He referred to Kashmir as Pakistan’s jugular vein which led to later conflicts where three inconclusive wars were fought to no avail. He was for the inclusion of two large provinces namely Punjab and Bengal into Pakistan, however, Mountbatten disagreed. To this he stated that people were first of all Bengalis and Punjabis and then Muslims. And their history, language, culture and economy were common. Mountbatten smiled and said “Well, following your line of argument they are first of all Indians and then Muslims and Hindus, and this is what congress says”. However Jinnah could never foresee or he ignored the horrifying consequences of dividing India on the basis of religion.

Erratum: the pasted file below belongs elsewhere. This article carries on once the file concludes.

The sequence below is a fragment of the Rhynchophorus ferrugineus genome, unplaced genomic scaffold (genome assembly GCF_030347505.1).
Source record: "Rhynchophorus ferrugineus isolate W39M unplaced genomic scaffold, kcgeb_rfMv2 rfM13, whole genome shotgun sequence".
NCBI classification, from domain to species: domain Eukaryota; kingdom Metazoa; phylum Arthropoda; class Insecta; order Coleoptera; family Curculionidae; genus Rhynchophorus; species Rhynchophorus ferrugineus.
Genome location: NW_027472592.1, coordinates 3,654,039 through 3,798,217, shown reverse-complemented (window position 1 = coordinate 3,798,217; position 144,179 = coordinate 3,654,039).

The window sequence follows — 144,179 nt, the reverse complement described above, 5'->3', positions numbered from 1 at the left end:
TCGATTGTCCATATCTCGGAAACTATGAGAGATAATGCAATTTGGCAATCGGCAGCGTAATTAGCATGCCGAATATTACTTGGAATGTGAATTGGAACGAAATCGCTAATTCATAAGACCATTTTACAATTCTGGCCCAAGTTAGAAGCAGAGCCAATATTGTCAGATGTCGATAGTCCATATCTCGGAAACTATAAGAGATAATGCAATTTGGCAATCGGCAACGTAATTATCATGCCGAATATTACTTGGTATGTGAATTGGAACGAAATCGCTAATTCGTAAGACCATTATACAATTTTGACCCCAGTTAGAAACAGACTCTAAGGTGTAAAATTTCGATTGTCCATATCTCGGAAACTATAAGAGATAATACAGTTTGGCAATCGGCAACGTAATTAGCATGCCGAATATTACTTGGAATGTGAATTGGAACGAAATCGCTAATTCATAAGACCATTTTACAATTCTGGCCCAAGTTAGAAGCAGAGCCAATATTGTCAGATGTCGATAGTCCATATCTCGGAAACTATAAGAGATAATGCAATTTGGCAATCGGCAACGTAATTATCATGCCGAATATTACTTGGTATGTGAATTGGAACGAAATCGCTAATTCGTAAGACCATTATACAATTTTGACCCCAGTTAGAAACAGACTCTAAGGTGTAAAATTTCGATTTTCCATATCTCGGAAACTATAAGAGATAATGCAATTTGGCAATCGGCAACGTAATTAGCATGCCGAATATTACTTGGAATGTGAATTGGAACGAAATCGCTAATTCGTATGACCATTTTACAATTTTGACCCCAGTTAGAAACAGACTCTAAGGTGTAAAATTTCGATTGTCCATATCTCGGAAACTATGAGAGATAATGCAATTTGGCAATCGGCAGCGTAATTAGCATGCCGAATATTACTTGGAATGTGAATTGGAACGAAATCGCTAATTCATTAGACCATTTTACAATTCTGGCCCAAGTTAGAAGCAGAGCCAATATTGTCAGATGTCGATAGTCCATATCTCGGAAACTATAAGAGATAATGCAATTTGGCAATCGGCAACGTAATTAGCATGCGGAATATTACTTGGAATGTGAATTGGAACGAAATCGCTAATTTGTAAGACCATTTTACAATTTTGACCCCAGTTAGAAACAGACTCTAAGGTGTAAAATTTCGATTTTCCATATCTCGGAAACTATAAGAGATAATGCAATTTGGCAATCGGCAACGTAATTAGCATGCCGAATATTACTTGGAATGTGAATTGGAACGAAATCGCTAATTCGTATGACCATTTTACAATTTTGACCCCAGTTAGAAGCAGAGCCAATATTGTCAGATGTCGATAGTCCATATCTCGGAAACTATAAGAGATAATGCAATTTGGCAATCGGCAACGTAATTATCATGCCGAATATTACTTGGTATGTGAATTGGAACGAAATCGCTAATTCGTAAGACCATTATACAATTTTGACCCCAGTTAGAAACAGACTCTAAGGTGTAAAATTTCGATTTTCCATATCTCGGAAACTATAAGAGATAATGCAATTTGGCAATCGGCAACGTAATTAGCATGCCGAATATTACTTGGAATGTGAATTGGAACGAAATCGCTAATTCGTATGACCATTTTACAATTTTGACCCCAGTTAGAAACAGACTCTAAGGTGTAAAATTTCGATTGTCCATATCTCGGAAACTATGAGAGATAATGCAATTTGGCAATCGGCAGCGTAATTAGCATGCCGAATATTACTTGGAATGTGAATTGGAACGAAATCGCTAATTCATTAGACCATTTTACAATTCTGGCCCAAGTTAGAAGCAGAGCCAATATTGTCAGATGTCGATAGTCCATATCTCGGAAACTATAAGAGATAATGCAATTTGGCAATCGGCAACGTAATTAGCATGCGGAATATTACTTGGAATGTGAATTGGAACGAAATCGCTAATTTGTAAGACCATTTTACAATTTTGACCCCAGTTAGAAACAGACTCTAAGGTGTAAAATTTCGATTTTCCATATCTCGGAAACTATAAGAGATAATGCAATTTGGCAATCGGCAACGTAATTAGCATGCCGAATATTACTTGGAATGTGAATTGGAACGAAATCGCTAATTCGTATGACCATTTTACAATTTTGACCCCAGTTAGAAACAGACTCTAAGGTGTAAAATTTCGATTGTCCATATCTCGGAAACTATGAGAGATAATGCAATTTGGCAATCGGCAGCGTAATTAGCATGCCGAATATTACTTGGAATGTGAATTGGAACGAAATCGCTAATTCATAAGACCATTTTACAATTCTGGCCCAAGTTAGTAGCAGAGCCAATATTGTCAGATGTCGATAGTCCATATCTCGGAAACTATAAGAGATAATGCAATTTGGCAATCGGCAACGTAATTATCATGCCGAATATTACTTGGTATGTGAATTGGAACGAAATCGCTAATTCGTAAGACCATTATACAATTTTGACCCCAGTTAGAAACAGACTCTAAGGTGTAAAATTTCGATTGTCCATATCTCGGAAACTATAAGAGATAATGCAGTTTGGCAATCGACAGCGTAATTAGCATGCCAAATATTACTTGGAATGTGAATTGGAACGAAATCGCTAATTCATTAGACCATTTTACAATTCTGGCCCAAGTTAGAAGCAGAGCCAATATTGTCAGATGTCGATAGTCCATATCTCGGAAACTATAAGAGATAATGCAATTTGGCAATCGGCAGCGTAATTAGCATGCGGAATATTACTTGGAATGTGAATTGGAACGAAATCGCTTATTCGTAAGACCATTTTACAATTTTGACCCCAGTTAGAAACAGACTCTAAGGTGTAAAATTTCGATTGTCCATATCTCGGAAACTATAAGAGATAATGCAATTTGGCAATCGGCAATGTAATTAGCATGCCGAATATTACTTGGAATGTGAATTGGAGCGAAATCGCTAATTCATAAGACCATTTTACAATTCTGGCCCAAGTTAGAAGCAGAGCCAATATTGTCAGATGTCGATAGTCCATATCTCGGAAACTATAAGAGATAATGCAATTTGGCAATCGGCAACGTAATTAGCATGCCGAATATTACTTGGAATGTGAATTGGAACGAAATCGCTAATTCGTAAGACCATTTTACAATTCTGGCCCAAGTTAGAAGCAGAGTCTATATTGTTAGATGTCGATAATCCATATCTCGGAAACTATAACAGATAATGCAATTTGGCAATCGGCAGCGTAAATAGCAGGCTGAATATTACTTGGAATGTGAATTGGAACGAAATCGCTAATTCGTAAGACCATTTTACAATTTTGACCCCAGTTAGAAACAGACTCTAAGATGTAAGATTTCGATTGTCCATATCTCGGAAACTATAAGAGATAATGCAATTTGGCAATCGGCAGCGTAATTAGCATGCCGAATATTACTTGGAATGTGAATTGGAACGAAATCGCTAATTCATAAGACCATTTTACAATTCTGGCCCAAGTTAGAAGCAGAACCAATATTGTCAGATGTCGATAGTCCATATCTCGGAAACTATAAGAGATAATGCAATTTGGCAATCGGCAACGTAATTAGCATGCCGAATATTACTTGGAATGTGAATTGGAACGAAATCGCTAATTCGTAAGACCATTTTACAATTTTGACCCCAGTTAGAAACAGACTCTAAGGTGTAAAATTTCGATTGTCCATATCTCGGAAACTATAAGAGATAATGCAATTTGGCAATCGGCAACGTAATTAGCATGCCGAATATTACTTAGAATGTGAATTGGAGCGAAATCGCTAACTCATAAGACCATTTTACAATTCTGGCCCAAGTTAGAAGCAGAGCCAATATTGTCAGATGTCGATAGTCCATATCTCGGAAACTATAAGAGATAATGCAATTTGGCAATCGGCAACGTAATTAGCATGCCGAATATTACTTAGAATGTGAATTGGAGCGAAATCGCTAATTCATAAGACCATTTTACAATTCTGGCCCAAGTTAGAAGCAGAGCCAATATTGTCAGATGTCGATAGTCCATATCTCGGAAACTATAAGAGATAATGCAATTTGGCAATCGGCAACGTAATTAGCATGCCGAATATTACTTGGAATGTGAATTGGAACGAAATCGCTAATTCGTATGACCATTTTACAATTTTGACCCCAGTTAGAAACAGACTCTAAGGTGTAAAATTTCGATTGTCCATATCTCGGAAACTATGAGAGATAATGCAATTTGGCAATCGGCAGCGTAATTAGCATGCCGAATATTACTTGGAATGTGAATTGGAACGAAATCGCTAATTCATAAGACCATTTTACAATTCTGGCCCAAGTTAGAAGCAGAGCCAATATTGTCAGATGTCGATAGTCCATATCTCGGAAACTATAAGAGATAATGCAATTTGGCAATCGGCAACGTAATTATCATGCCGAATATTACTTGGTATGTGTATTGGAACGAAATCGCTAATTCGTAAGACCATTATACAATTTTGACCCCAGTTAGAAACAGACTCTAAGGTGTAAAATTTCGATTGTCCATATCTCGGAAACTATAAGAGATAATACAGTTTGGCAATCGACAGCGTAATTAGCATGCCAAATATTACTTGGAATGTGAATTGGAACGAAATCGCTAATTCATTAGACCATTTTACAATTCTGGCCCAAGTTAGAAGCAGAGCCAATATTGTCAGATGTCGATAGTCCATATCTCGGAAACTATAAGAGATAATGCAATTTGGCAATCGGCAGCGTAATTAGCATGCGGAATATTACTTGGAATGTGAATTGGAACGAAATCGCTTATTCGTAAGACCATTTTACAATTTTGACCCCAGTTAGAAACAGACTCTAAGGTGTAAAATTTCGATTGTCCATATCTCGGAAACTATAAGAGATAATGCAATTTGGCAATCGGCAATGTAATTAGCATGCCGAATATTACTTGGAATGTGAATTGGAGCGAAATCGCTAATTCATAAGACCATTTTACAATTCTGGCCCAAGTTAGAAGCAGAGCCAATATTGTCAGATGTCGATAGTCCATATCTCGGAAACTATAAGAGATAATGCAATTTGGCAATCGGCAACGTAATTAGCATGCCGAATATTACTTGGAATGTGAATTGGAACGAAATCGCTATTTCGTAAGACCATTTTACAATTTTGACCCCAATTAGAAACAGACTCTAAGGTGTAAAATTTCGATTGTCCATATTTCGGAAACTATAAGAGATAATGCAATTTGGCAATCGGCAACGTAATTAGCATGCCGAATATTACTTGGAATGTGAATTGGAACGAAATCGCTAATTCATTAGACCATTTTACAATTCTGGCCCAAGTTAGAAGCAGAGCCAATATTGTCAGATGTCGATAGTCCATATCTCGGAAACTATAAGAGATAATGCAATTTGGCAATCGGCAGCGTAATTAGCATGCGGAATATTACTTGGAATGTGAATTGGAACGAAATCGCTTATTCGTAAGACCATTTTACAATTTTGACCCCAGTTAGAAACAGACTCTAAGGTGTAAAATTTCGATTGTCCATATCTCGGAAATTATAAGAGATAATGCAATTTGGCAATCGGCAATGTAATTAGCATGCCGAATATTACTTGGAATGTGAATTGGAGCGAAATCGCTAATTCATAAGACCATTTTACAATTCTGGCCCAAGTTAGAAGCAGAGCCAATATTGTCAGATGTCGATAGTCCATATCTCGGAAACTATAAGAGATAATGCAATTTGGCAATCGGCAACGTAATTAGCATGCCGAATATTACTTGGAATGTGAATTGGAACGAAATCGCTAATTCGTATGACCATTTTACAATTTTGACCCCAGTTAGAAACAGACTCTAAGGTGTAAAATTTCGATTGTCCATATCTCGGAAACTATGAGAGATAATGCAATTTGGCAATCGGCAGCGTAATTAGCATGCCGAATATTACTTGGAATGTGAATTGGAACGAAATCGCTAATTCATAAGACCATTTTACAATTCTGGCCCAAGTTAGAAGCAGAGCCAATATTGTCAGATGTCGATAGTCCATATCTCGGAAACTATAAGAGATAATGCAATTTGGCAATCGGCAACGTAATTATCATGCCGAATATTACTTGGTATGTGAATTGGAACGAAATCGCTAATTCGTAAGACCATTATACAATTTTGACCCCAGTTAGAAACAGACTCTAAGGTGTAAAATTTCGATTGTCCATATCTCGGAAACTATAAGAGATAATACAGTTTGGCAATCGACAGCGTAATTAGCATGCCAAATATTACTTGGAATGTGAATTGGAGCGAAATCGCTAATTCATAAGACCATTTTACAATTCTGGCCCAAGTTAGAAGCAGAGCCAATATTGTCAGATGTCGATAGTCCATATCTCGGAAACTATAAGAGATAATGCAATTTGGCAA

Hence at times he would use religion as the lynchpin of nationhood and at other occasions he would refer to ethnicity and country forming the cornerstone of a separate nation. The Lahore resolution was passed in 1940 whereas partition took place in 1947.During this seven year period Jinnah did nothing except resorting to hollow rhetoric and political sloganeering. The fallout came when the Boundary Commission was preparing its recommendations. The entire Muslim League had nobody who could appreciate the technicalities of the Commission’s recommendations. The only capable person was an Ahmadi, namely Sir Zafarullah Khan who faced The Commission and was finally able to get hold of what was later to become a state declaring Sir Zafarullah a non-Muslim.